Firetop mountain head
Turn To Page 400: The Warlock of Firetop Mountain
Posted by Nick Fisher on 2016-10-11 07:12:04 UTC
                In the 70s and 80s, long before the days of the Internet and the socially enriching advents of Snapchat and Youtube comment threads, kids only had the option of three ways to pass their time - being rich, sniffing glue or playing Dungeons and Dragons. Naturally, choosing either one of these paths through adolescence came with its own unique set of consequences, narrowing down the kind of world you’d find yourself in as an adult. If you were rich, congratulations! You now have a job working for your Dad at his trust company, doing nothing but buying yachts, eating French cheese and further exacerbating America’s class divide. If you chose sniffing glue, then you likely now get to enjoy a considerably broader landscape of potential experiences, such as sniffing other suspicious white substances and shouting at purple dinosaurs who won’t leave you alone. And if you chose the Dungeons and Dragons route, well - at least you had friends who were as nerdy as you were - friends you’ve probably kept to this day as well. And you also get to enjoy the warm inclusion of such geeky hobbies into mainstream culture, if not for the fact that you’re now so old, you’re wondering why all of these young dice-rollers and cos-players are now congregating on the lawn you want them to get off.

But what if you liked the idea of D+D, but didn’t have any friends? You deserved to have your own adventures too - ones that didn’t involve crying a lot or being locked in the cupboard under the stairs by your over-protective mother. Luckily, these desperate years were also the same age in which a certain book genre rose to prominence among the spotty adolescents who experienced such social isolation: the choose-your-own-adventure gamebook! Yes indeed - even if you couldn’t exact any influence on your own social worth, you could at least alter the fate of your own self within the world of fiction! And what second-person escapades you could have. You could, for example, assume the role of a knight venturing into a dark kingdom to vanquish an evil sorceror. But it doesn’t stop there! There was also the prospect of being a knight venturing into a dark kingdom to vanquish an evil vampire. And last, but not at all least - being a vampire sorcerer venturing into a dark knightdom to vanquish an evil king. The choices of story were certainly as vast as they were utterly nerdy. And the choices within such books could wildly vary too. With you calling the shots on what your assumed character should do in a given situation, any choice was tinged with both the chance of victory, or the threat of death (or: finding out you lost, just putting the book down and going outside instead).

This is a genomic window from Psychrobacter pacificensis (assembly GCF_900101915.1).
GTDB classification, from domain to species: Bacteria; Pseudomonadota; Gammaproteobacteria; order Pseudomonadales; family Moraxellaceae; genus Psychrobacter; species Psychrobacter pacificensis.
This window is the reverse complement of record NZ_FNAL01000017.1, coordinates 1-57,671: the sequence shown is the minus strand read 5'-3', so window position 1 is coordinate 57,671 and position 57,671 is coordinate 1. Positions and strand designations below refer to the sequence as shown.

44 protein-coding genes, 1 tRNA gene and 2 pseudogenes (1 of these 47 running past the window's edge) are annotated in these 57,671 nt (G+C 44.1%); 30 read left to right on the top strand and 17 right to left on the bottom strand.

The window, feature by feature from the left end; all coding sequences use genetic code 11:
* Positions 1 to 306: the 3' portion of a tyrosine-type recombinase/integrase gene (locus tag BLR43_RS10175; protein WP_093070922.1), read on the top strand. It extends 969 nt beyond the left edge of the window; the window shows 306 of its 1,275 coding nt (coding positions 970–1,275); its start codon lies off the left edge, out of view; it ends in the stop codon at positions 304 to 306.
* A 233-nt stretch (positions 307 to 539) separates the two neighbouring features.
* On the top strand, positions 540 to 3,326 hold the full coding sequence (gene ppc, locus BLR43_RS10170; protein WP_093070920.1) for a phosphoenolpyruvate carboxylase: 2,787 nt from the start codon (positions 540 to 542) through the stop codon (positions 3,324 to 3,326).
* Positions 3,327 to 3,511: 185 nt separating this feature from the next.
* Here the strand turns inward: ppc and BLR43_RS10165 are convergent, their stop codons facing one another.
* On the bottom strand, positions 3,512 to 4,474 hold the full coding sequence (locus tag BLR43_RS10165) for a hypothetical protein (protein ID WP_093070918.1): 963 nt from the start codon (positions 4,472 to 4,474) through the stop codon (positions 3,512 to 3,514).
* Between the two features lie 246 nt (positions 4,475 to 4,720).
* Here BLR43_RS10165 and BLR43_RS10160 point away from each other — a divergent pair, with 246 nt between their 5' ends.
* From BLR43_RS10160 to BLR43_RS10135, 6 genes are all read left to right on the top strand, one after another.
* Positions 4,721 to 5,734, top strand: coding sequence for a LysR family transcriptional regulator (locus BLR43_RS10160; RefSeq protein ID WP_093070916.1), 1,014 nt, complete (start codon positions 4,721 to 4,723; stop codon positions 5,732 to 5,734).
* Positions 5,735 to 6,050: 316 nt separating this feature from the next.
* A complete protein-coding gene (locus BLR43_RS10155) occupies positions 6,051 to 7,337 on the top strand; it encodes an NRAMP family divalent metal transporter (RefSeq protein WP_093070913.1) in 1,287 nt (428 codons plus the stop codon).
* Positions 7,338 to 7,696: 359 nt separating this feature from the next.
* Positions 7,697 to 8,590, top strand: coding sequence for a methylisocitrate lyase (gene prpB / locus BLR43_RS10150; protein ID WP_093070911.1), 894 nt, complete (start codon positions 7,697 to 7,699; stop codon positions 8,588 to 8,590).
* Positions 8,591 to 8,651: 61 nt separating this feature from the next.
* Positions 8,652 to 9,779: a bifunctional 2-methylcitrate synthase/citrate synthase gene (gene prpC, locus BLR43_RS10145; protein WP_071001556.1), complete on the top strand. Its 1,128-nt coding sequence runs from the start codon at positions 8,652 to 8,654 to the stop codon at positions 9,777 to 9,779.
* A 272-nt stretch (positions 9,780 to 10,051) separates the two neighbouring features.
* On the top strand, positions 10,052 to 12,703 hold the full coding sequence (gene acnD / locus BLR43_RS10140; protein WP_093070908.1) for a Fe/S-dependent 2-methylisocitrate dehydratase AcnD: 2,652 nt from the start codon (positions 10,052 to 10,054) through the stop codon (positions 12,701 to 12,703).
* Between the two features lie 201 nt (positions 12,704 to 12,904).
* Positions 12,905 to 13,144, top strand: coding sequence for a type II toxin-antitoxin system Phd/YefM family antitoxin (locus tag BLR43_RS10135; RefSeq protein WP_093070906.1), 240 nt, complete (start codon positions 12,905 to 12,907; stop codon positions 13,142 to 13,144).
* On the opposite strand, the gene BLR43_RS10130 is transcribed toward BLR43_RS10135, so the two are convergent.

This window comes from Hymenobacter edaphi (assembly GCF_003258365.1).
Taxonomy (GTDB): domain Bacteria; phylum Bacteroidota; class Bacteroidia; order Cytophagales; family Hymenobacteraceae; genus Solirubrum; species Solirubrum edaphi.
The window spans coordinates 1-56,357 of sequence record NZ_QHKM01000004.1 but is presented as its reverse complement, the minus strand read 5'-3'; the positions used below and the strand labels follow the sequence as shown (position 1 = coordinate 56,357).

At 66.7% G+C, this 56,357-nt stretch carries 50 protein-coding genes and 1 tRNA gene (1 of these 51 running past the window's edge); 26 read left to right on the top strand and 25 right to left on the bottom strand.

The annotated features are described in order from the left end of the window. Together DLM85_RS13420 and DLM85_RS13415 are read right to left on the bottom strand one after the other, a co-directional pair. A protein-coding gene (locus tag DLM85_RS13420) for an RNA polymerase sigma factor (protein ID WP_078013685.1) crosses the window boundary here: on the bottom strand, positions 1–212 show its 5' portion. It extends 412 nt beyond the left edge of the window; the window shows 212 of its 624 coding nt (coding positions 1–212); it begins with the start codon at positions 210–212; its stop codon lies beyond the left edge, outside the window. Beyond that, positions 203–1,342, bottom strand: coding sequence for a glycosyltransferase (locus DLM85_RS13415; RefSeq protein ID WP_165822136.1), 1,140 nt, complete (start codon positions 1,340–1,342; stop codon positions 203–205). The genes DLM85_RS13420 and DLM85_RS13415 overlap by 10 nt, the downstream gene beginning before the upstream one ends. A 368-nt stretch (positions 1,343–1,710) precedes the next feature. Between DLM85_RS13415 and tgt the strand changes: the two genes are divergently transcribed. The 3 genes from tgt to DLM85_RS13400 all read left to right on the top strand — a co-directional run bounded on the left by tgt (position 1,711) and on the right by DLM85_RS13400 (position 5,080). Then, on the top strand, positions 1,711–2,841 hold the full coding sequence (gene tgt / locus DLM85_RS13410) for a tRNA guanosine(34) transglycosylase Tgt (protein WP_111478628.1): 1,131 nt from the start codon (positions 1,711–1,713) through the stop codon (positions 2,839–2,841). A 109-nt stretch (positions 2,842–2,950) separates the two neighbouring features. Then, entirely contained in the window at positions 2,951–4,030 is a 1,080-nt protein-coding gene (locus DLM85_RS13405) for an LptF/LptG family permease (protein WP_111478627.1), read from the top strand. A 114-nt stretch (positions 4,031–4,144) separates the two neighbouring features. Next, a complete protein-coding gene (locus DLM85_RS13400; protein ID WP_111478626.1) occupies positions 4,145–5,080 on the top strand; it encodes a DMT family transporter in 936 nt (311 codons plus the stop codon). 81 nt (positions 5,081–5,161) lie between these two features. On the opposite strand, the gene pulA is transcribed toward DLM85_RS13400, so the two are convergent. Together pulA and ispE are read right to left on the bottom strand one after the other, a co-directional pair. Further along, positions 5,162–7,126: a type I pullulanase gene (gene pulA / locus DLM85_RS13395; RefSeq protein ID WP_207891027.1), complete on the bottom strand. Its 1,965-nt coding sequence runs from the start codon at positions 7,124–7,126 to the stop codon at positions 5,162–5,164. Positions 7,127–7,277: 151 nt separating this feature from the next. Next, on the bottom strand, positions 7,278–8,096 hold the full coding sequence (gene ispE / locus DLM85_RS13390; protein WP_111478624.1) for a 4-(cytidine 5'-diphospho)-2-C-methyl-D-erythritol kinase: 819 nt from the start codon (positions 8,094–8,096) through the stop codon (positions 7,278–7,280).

With such a genre enjoying so much popularity for its time - despite only ever being a flash in the pan - and the amusingly dorky, usually bad fantasy/sci-fi writing antiquities prevalent in such books, it’s only right and fair that such a pastime gets a good old nostalgic critique in the 21st century. What better way to do so than with an infrequent mini-series of articles dissecting the classics of this most dweeby of fiction categories?

We start with the one book that fans consider to be the most classic of them all.. Fighting Fantasy’s The Warlock of Firetop Mountain!

(If you already know how these gamebooks work, you can skip down to the next section. Otherwise, turn to page 327823832. Ha ha, that’s an in-joke. But really, you should carry on reading..)

First, Some Background

Of all the brand and series names that adorned the front of these gamebooks (and there were a surprising number of them), Fighting Fantasy was the one moniker that readers would have recognised the most. Bookstores, libraries, and now thrift stores - this series’ books, of which there are almost 60 in total, continue to show up everywhere. They’re also the product of a couple of pretty well-known individuals within the traditional gaming industry too - a certain Ian Livingstone and Steve Jackson*, original co-founders of the wallet-burning, mortgage-busting empire of tabletop games that is Games Workshop. Though there are no Space Marines or violent fantasy takes on American football to be found here, there is still an awful lot of subject manner across the series’ entire run that sits within the same wheelhouse. It’s all trolls, goblins and social ostracism - I’m sure you know the drill. How it all works is in a manner also similar to another form of entertainment that computer nuts have indulged in for decades - the text adventure. You’ll start with an opening paragraph telling you your situation, before it closes with a bunch of possible choices to progress it along: